Wednesday, 28 May 2008

Catholics have the right to kneel to receive Holy Communion


This is something of a repost (though I've added a little material).

At the request of a commenter, I've put the material on the right to kneel that I have in a side bar into post form so that it can more easily be accessed and linked to! Feel free to print it out and use it as you will.

A particular thanks to Antony for the link to the material on the Our Lady's Warriors Website, and Hugh Henry, for the pamphlet on this topic in the latest issue of Fidelity Magazine.

Catholics have a right to receive kneeling:


  • Canon law gives the faithful a right to the sacraments;

  • the right to receive kneeling and on the tongue has been specifically legislated by Rome, and is not overridden by any local legislation, even when approved by the Congregation for Divine Worship;

  • the Pope reaffirmed the virtue of kneeling to acknowledge the Real Presence by his Sermon and actions on the Feast of Corpus Christi;

  • the Congregation for Divine Worship has indicated that priests who deny the faithful their rights in this matter may face serious disciplinary action.

Canon Law


Under Canon 213, the faithful have the right to receive assistance by the sacred Pastors from the spiritual goods of the Church, especially the word of God and the Sacraments; and. Under Canon 843 sacred ministers may not deny the sacraments to those who opportunely ask for them, are properly disposed and are not prohibited by law from receiving them.


Redemptionis Sacramentum


The right to kneel was clearly set out in Redemptionis Sacramentum in 2004, which stated:


“91.] In distributing Holy Communion it is to be remembered that “sacred ministers may not deny the sacraments to those who seek them in a reasonable manner, are rightly disposed, and are not prohibited by law from receiving them”. Hence any baptized Catholic who is not prevented by law must be admitted to Holy Communion. Therefore, it is not licit to deny Holy Communion to any of Christ’s faithful solely on the grounds, for example, that the person wishes to receive the Eucharist kneeling or standing.


[92.] Although each of the faithful always has the right to receive Holy Communion on the tongue, at his choice,….”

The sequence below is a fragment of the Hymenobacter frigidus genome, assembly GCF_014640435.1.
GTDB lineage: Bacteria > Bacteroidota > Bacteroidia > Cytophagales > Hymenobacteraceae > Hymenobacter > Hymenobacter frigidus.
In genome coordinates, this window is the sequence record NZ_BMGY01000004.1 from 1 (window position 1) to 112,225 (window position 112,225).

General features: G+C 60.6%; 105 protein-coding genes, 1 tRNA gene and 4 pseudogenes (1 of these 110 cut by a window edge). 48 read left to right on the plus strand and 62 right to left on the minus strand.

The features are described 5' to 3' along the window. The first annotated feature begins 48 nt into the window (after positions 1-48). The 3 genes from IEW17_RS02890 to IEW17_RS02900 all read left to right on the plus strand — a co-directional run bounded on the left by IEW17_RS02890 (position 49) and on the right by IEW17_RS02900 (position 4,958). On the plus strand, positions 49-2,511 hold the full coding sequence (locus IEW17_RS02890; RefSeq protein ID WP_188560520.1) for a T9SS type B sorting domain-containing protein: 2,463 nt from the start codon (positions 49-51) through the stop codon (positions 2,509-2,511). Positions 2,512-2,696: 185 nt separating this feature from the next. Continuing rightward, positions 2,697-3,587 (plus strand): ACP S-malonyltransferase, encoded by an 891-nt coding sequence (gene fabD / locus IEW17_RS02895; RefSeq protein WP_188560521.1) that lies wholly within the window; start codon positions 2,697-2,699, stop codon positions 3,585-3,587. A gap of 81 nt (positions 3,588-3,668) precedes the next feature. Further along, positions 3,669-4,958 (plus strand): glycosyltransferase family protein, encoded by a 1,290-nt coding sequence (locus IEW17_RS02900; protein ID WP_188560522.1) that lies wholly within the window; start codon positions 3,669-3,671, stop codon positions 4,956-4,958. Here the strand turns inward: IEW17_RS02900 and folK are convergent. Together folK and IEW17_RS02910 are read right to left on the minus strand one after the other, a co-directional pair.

The Sacred Congregation for Divine Worship has stated that:


“Even where the Congregation has approved of legislation denoting standing as the posture for Holy Communion, in accordance with the adaptations permitted to the Conferences of Bishops by the Institution Generalis Missalis Romani n. 160, paragraph 2, it has done so with the stipulation that communicants who choose to kneel are not to be denied Holy Communion on these grounds.” (Letter of July 2002)


Pope Benedict


On the Feast of Corpus Christi, May 22 2008, Pope Benedict said:“To kneel in front of the Eucharist is a profession of freedom: whoever bows before Jesus cannot and should not prostrate himself before any earthly power, no matter how strong. We Christians only kneel before God, before the Most Blessed Sacrament, because we believe and know that the one true God is present, who created the world and loved man so much that for his sake, he gave his only begotten Son (cfr Jn 3,16).”


Possible disciplinary action


The Congregation for Divine Worship has indicated in a past case where a catholic was denied communion on the basis that they were kneeling that "Priests should understand that the Congregation will regard future complaints of this nature with great seriousness, and if they are verified, it intends to seek disciplinary action consonant with the gravity of the pastoral abuse."


For more information see: http://www.ourladyswarriors.org/liturgy/kneeling.htm

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